1947 SUP Trek Reenactment

1947 SUP Trek Reenactment

This article originally appeared in Vol.55, No.1 (2008) of Pioneer Magazine.

by Booth Maycock, 2008 SUP President

Throughout the history of the Sons of Utah Pioneers, treks have been an important part of both the National Office and the individual chapters. Each chapter usually sponsors several one-day treks each year to historic sites, monuments, and cultural events. Treks sponsored by the National Organization are usually included in the annual encampment and feature special sites along the way.

However, one notable exception was the reenactment of 1947, the centennial of the original pioneer trek from Nauvoo to Salt Lake basin. In 1946, R. H. Wooten, a former national president, Wendell J. Ashton, and the executive board formulated apian. Seventy-two automobiles were covered with framework and canvas to appear as covered wagons, replica wheels, and a pair of oxen. One hundred forty-three men, three women, and two children were selected from the many applicants. These numbers including the number of wagons corresponded to Brigham Young’s original group.

Chairman Willard R. Smith was given the formidable task of designing the covered wagon tops, which needed to be able to withstand the elements and not require modification of the cars. All cars should be new enough to stand the rigors of the long trip.

Other items organized included areas appropriate for “circling the wagons,” adequate firewood, and appetizing, inexpensive menus. Game meat including buffalo was specified in some of the meals.

To select the 72 participants, each chapter was given a quota based on the number of paid-up members. The Daughters of Utah Pioneers supplied one sister; Dorothy Kimball Keddington, the great-granddaughter of Heber C. Kimball; Brother Darger chose the third; and the two boys were the outstanding Boy Scouts in the state.

John P. Giles, familiar with the Mormon Trail, worked out the itinerary. Brother Giles’s son, Parley P. Giles, had done extensive research on pioneer clothing and issued suggestions, including illustrations showing clothing that should be made for the trek by participants.

The specific route was carefully planned. Civic leaders from cities and towns along the way often presented a ceremony upon the trekkers, arrival at their respective towns. A theatrical group was organized and a portable stage transported along with the trek to present dramatizations of Mormon history.

A special invited guest on the trek was Elder Spencer W. Kimball and his wife, Camilla (pictured on page 19). Both won undying devotion of the trekkers by being “one with us in work and play.” Elder Kimball, as a representative of the Church on the trek, gave impromptu talks at many of the communities along the route.

The trek began in Nauvoo July 14, 1947. The old Nauvoo Temple site was the scene of frantic industry, where wagon tops were assembled and installed.

On the eve of the treks departure, a special program was held on an impromptu stage, made of hay wagons side by side. Honored guests included Elder and Mrs. Spencer W. Kimball; Senator T. Mac Downing, of the Illinois State Legislature, and Mrs. Downing; Mayor and Mrs. Lowell F. Horton, of Nauvoo; and President George P. Anton, of the Nauvoo Chamber of Commerce. A speech, long to be remembered by the audience of two to three thousand, was given by Senator Downing in which he contrasted the treatment of the Mormons one hundred years before to the reception they received today Comments by Elder Kimball included the joy and happiness about the privilege of seeing the historical spots of Mormonism, especially his grandfathers (Heber C. Kimball) home.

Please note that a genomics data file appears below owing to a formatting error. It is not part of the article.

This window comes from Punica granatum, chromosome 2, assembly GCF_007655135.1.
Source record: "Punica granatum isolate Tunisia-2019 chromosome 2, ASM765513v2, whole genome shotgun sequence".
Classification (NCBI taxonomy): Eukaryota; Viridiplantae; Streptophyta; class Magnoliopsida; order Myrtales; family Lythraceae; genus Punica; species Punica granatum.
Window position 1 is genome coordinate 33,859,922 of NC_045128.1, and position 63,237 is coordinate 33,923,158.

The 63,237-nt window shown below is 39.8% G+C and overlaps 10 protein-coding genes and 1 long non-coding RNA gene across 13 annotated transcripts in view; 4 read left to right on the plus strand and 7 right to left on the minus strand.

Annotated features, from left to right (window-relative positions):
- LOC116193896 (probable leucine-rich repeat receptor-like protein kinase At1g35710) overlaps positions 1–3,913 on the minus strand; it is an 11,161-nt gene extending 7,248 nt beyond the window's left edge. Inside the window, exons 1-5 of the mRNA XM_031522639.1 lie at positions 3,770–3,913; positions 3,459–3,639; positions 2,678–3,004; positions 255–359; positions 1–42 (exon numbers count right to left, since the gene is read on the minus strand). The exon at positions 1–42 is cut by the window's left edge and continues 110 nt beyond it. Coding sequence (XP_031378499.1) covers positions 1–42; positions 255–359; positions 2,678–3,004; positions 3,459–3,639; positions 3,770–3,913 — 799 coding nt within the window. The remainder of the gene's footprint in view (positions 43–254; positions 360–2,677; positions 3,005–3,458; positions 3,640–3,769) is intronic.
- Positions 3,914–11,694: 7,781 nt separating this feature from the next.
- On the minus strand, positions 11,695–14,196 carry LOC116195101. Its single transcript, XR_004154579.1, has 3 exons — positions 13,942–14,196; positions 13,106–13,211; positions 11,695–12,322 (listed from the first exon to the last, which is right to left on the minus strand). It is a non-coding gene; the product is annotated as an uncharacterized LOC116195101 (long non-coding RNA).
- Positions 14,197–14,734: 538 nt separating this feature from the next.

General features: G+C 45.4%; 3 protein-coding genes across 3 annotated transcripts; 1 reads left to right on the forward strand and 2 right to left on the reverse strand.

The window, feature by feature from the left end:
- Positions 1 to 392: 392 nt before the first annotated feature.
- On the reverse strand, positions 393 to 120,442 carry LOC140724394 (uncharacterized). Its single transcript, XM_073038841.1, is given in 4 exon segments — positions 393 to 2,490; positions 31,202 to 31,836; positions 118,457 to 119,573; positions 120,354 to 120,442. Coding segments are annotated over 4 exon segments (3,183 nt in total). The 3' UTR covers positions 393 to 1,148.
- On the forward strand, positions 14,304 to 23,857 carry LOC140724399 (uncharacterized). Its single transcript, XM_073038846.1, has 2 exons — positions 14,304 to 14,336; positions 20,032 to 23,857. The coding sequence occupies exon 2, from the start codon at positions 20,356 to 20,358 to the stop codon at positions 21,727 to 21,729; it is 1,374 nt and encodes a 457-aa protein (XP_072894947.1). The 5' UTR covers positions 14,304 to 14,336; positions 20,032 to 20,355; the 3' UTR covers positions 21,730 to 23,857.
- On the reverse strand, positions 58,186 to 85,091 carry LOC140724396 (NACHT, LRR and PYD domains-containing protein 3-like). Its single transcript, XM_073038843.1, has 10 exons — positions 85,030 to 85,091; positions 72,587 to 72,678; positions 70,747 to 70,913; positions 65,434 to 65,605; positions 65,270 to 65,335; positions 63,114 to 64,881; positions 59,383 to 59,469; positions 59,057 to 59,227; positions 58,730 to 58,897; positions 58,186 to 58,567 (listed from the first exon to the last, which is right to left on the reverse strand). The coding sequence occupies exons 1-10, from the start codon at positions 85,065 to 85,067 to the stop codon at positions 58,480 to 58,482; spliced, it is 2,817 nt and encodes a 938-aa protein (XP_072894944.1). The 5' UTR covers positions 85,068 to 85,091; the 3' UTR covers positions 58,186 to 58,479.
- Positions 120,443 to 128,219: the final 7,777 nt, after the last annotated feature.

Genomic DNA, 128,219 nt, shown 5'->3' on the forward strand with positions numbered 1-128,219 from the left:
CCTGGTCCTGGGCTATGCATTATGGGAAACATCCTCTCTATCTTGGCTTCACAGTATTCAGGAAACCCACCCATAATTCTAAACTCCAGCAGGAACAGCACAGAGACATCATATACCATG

Finally the time of departure came. With Fox Movietone News filming, both from the ground and from an airplane overhead, the soundtrack announced, “Start your engines.”

Unfortunately, Brother Ashton, driving car number one, suddenly realized he couldn’t start his engine because his keys were in a shirt locked in the trunk. After a few anxious minutes, a husky highway patrolman grabbed the trunk handle and forced it open and the trek was able to start.

Most of the trek traveled over paved roads with police escort minimizing the hazards. Occasionally it was necessary to go on dirt roads to visit historical points originally traveled by the pioneers. In these instances, it was discovered the “modern wagons” didn’t have the same clearance as the old covered wagons.

Throughout the entire trek, the caravan was greeted by enthusiastic crowds. With vehicles spaced out, they occupied more than two miles of the highway.

One of the most memorable events of the trek took place soon after they crossed into Utah. Two figures, standing alongside the road, waved the caravan to a stop. One was dressed in a Scouter’s uniform— George Albert Smith, President of the LDS church. The other was Herbert B. Maw, governor of the State of Utah, both anxiously awaiting the arrival of the trek.

The conclusion of the trek was not without drama. At the last minute it was decided to change the route from East Canyon to Parley’s and over the ridge to Immigration Canyon. What the trekkers did not know was that dozens of boys, dressed as Indians, were waiting in East Canyon to make a mock attack on the trek.

As the trek neared the end of the 10-day odyssey, thousands at “This Is the Place Monument” greeted them. The caravan moved on to Sugar House with the streets lined with well-wishers. After a brief ceremony they proceeded down to the Brigham Young monument in downtown Salt Lake City, where the First Presidency of the Church, Mayor Earl J. Glade, and thousands of cheering onlookers met them at the trek’s end.

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